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The Christmas Child   By: (1832-1911)

Book cover

First Page:

THE CHRISTMAS CHILD

BY

HESBA STRETTON

AUTHOR OF "JESSICA'S FIRST PRAYER"

ILLUSTRATED BY K. STREET

NEW YORK THOMAS Y. CROWELL & CO. PUBLISHERS

COPYRIGHT, 1909 BY THOMAS Y. CROWELL & CO.

Published, September, 1909

THE UNIVERSITY PRESS, CAMBRIDGE, U. S. A.

[Illustration: NATHAN LIGHTED HER STEPS]

[Illustration: Peace on earth and mercy mild, God and sinners reconciled.]

CONTENTS

CHAPTER PAGE

I. THE COMING OF JOAN 1

II. JOAN'S SEARCH 10

III. THE CHILD IN THE MANGER 28

IV. LOST AND FOUND 40

ILLUSTRATIONS

PAGE

Nathan lighted her steps Frontispiece

The two were never apart 8

Joan saw her aunt standing by her bedside 54

Nathan came upstairs to visit Rhoda 60

THE CHRISTMAS CHILD

CHAPTER I

THE COMING OF JOAN

Along some parts of the coast in South Wales the mountains rise abruptly from the shore, with only a narrow shingle between them and the sea.

High above the coast, however, there are warm, sunny little valleys and dells among the hills, where sheep can find pasture and a fold; and here there are many small farmsteads, surrounded by wild rocks and bleak uplands, where the farmer and his family live with their servants, if they happen to have any, as they used to do in old times, sitting in the same kitchen, and taking their meals together as one household.

Miss Priscilla Parry was the last of three leaseholders of one of these little farms. Her grandfather had enclosed the meadows and the corn fields from the open mountain, on condition that he should have a lease for three lives from the owner of the land. His own and his son's had been two of the lives, and Priscilla's was the third.

The farm was poor, for the land was hard to cultivate. In every field there were places where the rocks pierced through the scanty soil, and stood out, grey and sharp, amid the grass and the ripening corn. The salt laden winds and the fogs from the sea swept over them. Miss Priscilla spent no money in draining or manuring them; for was not the lease to pass away when she died, and she was nearly sixty years of age already?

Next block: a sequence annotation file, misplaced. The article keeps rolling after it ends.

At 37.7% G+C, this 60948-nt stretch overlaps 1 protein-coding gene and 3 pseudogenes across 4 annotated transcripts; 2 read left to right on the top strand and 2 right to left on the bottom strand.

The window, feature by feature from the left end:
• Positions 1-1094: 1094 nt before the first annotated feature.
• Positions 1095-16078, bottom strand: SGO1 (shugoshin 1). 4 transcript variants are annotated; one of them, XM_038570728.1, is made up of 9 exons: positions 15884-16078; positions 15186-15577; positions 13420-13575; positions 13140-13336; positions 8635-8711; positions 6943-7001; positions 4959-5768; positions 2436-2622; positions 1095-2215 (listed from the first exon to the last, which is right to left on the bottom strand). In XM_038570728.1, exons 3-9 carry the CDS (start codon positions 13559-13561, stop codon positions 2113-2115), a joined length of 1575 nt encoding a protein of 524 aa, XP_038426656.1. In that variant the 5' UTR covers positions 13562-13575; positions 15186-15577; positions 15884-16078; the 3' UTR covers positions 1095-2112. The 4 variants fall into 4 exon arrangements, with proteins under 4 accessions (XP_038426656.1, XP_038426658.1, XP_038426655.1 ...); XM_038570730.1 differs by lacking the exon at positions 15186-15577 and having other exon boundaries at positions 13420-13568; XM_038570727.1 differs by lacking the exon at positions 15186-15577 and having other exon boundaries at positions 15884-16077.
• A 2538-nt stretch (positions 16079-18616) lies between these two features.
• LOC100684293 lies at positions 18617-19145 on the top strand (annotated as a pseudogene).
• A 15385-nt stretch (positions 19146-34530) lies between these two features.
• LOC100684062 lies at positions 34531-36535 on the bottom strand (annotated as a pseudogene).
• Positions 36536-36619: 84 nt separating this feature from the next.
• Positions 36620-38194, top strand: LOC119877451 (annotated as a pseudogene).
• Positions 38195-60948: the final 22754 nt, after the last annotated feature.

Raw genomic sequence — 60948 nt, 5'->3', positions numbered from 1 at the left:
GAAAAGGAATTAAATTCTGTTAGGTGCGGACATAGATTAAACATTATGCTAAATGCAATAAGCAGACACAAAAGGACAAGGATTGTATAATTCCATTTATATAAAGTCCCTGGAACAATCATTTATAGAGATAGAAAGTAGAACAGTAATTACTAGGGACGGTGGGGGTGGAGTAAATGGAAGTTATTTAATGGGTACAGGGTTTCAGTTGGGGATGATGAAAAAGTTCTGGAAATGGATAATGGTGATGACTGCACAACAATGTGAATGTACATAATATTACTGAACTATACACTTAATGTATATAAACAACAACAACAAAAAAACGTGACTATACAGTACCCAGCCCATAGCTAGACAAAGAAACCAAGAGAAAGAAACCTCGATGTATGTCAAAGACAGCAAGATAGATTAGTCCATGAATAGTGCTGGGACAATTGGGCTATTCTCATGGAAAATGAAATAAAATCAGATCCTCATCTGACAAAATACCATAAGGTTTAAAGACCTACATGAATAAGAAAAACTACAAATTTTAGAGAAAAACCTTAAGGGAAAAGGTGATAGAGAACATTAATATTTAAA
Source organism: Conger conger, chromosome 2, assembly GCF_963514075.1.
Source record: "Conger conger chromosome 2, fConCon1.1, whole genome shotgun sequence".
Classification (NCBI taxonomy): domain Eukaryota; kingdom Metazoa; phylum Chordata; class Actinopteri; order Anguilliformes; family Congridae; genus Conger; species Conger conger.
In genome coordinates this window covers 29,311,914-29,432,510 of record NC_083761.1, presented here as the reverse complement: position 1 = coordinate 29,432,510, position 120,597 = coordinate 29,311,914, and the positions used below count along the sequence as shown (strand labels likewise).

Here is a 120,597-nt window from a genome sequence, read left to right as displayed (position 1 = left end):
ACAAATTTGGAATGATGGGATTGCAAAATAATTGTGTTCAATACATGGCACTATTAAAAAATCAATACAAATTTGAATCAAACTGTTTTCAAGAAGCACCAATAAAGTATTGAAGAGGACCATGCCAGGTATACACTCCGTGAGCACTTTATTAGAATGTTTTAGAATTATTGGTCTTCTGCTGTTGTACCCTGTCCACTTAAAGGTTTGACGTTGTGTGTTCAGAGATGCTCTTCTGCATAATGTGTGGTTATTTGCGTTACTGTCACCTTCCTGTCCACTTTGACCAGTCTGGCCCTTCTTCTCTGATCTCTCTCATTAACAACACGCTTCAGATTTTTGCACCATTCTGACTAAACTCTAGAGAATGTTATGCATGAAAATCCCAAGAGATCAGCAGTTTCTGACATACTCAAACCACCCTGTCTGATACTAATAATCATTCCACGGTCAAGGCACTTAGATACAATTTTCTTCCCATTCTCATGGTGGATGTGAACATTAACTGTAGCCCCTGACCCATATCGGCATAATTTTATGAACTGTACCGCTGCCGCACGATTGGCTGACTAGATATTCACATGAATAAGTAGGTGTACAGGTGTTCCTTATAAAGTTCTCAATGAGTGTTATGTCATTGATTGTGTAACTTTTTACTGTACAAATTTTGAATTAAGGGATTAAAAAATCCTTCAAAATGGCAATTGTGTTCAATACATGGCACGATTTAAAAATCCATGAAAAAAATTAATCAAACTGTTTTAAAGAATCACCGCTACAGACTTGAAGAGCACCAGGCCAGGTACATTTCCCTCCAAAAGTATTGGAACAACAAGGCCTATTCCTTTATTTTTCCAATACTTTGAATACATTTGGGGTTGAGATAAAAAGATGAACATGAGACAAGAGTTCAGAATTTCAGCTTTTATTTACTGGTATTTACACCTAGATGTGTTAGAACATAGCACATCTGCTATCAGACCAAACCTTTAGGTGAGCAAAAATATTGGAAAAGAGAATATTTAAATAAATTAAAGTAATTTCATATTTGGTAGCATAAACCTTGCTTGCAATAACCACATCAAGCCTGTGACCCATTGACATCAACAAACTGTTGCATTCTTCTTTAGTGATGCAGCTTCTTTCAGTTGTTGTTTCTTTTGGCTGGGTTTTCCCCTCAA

But the sheep and the cows throve wonderfully on the short, sweet herbage they browsed on the mountains; and her butter and cheese, and the mutton she sold to the butchers, were known through all the country. Nobody could produce finer. Every one knew she was saving money up in her little mountain farmstead, and the money was being carefully laid by for Rhoda Parry, the niece she had adopted in her infancy and brought up as her own child.

Miss Priscilla was a spare, hard featured woman, with a weather stained face, and hands as horny as a man's with farm work. Twice a week she wore a bonnet and shawl, when she went to market or church. All other times her head was covered by a cotton hood, which could not be damaged by rain, snow, or wind; and in bad weather she often went about her farm with an old sack over her shoulders. Her shoes were as thick and as heavily nailed as old Nathan's, her head servant, and she strode in and out of her sheds and stables and pigsties as if she had been a man. It was said she could get more work done for smaller wages than any farmer in the country.

There was not a prettier girl in all the parish, which was ten miles across, than Rhoda Parry, and she was always prettily and daintily dressed. She had her share of the work to do, but it was the easiest and most pleasant... Continue reading book >>




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